3 Characteristics of a Small Thing With Big Impact

Imagine going to your mailbox on a bright, chilly, winter day and as you pull out the impersonal ads and the dreaded bills, among the mess, you find (gasp!) a real, live, hand-addressed note! As rare as a unicorn! To YOU!

One of my favorite verses is Zechariah 4:10 that tells us not to despise the day of small things. A note is a “small thing” that can have a huge impact.

What if whenever you notice anything positive you were to write a note of affirmation to the person who comes to mind? Many times when I’ve done this, the recipient of a note has remarked on the perfect timing of its arrival. That’s God at work through a “small thing”.

John and I both have a drawer where we save special notes that have been meaningful and encouraging to us. As I think about them, there are several characteristics they have in common.

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One Place God Does Some of His Best Work

I’ve been thinking about caves. Weird, I know, right? But recently I had the privilege of climbing to (on rock steps – we’re not talking ropes and crampons here) and exploring, a series of huge caves on an island in Vietnam. It got me reflecting on caves in the Bible and why people went there. Caves were places of refuge, but usually a last resort, and often dark and lonely.

Here are a few that came to mind. Can you relate to any of these “cave moments”? 

  1. When you’re distressed and afraid.

When Saul is chasing David and he is running for his life he hides in a cave with others who are disillusioned.

1 Samuel 22: 1-3

David left Gath and escaped to the cave of Adullam. When his brothers and his father’s household heard about it, they went down to him there.  All those who were in distress or in debt or discontented gathered around him, and he became their commander.

 Maybe it feels like circumstances are just too much for you and you’re afraid, or angry or discouraged. You may need to hide in God…curl up in the safety of His presence.

2. When you’re exhausted.

After God uses Elijah to miraculously defeat the prophets of Baal, Jezebel is still after him and he runs away, exhausted.

1 Kings 19:3-9

Elijah was afraid and ran for his life. When he came to Beersheba in Judah, he left his servant there, while he himself went a day’s journey into the wilderness. He came to a broom bush, sat down under it and prayed that he might die. “I have had enough, Lord,” he said. “Take my life; I am no better than my ancestors.”Then he lay down under the bush and fell asleep.

All at once an angel touched him and said, “Get up and eat.”  He looked around, and there by his head was some bread baked over hot coals, and a jar of water. He ate and drank and then lay down again.

The angel of the Lord came back a second time and touched him and said, “Get up and eat, for the journey is too much for you.”  So he got up and ate and drank. Strengthened by that food, he traveled forty days and forty nights until he reached Horeb, the mountain of God.  There he went into a cave and spent the night.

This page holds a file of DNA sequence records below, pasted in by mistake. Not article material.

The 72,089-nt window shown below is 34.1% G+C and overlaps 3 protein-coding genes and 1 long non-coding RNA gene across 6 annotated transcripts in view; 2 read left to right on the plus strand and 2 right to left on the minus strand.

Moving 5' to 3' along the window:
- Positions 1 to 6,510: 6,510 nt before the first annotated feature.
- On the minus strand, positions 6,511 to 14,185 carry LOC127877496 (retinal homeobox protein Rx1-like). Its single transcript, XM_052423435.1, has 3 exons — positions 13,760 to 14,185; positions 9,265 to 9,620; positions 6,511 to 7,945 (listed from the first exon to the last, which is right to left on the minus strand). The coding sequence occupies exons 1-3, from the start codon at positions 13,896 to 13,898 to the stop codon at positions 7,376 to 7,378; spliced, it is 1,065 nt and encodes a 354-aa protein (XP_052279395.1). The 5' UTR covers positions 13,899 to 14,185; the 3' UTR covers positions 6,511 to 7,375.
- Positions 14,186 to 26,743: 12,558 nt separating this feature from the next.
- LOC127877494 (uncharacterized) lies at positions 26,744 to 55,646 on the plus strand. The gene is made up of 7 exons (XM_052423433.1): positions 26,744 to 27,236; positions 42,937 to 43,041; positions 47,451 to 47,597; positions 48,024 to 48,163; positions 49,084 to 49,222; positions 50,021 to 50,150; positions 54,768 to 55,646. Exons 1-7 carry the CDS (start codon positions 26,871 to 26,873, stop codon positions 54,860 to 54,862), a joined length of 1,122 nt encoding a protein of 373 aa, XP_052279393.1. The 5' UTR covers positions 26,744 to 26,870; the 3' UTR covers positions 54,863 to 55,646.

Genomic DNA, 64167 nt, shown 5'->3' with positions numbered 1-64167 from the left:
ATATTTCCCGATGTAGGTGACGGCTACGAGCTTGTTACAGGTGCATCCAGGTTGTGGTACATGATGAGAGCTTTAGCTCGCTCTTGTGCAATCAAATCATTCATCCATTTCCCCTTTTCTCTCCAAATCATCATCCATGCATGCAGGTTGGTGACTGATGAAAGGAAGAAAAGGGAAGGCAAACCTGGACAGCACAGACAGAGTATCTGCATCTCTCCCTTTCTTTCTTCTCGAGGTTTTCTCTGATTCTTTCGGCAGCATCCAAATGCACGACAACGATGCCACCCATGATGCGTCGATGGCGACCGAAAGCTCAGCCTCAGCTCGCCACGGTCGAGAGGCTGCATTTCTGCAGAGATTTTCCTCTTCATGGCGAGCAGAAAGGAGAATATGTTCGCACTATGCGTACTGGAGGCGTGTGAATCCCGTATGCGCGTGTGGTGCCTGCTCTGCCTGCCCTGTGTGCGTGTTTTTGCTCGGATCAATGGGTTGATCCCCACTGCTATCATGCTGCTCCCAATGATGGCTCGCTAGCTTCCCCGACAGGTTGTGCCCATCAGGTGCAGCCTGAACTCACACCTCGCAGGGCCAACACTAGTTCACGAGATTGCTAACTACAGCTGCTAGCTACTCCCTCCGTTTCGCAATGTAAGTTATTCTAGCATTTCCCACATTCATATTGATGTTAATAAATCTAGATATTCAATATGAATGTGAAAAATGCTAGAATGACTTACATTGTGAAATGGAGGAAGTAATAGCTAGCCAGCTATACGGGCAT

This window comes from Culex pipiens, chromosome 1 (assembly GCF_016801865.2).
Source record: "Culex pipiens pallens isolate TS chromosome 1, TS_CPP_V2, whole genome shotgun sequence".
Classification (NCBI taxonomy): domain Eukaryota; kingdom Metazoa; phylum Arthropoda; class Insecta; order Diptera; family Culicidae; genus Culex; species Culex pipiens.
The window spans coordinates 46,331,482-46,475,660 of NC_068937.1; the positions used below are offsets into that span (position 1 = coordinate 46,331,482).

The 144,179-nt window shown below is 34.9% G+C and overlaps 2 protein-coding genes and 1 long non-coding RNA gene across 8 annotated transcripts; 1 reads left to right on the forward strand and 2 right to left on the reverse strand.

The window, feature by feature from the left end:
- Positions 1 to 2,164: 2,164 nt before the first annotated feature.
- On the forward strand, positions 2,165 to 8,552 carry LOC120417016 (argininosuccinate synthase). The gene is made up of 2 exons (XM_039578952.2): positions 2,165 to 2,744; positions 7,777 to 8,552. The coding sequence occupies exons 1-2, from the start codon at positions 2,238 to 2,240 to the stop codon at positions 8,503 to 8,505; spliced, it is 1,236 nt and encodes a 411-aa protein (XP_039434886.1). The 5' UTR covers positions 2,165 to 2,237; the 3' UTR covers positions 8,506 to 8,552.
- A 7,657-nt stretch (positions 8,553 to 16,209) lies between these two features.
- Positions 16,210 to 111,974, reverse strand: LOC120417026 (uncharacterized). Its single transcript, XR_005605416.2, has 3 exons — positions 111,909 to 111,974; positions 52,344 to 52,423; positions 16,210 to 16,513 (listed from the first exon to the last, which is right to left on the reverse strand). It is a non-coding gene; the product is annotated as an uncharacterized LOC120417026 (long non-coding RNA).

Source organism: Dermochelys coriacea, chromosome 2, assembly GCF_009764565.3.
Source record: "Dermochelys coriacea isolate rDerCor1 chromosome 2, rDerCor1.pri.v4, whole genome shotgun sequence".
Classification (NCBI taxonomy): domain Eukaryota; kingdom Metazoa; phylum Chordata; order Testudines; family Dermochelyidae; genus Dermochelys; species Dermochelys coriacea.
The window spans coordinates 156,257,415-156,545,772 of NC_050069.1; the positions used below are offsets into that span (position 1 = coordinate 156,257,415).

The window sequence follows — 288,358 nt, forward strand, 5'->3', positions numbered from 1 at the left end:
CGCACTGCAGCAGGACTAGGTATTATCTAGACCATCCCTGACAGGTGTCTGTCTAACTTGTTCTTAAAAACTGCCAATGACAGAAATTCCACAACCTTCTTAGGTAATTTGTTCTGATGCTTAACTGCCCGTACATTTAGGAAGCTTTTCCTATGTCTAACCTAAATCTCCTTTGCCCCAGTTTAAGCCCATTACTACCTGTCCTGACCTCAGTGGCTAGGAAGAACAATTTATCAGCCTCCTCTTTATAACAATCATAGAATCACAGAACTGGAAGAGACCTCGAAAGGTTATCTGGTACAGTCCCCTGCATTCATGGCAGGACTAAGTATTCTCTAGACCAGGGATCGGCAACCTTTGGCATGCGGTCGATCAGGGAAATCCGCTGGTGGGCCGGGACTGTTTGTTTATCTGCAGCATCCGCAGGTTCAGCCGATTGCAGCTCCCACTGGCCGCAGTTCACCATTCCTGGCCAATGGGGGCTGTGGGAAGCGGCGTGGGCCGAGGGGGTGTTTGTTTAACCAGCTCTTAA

Note that the first thing God does is meet Elijah’s physical needs. Have you ever noticed how fatigue affects your perspective? John Ortberg writes, “Sometimes the most spiritual thing we can do is take a nap.” Maybe you need both physical rest and the spiritual rest from striving that God can provide.

3. When you need to grieve a death.

Jesus allows Lazarus to die in order that He can show His power to bring life out of death.

John 11:38-39

Jesus, once more deeply moved, came to the tomb. It was a cave with a stone laid across the entrance.  “Take away the stone,” he said.

Maybe you’ve experienced the death of a dream and you need God to show you where He is going to bring new life. Maybe you’re waiting for Him to roll away a stone that has been a stumbling block for you. Maybe you need time in your cave to pour out your heart in grief.

After all, it was in a burial cave that Jesus overcame death and made a way for us to live forever with Him, right? 

In caves we may have silence and solitude pressed upon us, but it’s a time to cling to Jesus. Maybe we can draw encouragement from what David wrote when he was in a cave. Psalm 142:1-3

I cry aloud to the Lord;
    I lift up my voice to the Lord for mercy.
 I pour out before him my complaint;
    before him I tell my trouble.

When my spirit grows faint within me,
    it is you who watch over my way.


5 Practices to Combat Yard-sticking, Part 2

We all want to feel significant. Am I right??  We want to be -ER or -EST.

But when the only way we get our validation is through “yard-sticking” (being better or best), rather through God’s unconditional delight in us we’re sunk.

I compare, and I think “Ahhhh! I’m better than that!” and pride sneaks in. Or I compare and I think, “Oh, I’ll never be as good as ______” and I forget my worth in Jesus. Pride or Insecurity are the dangers of focusing on -er and -est.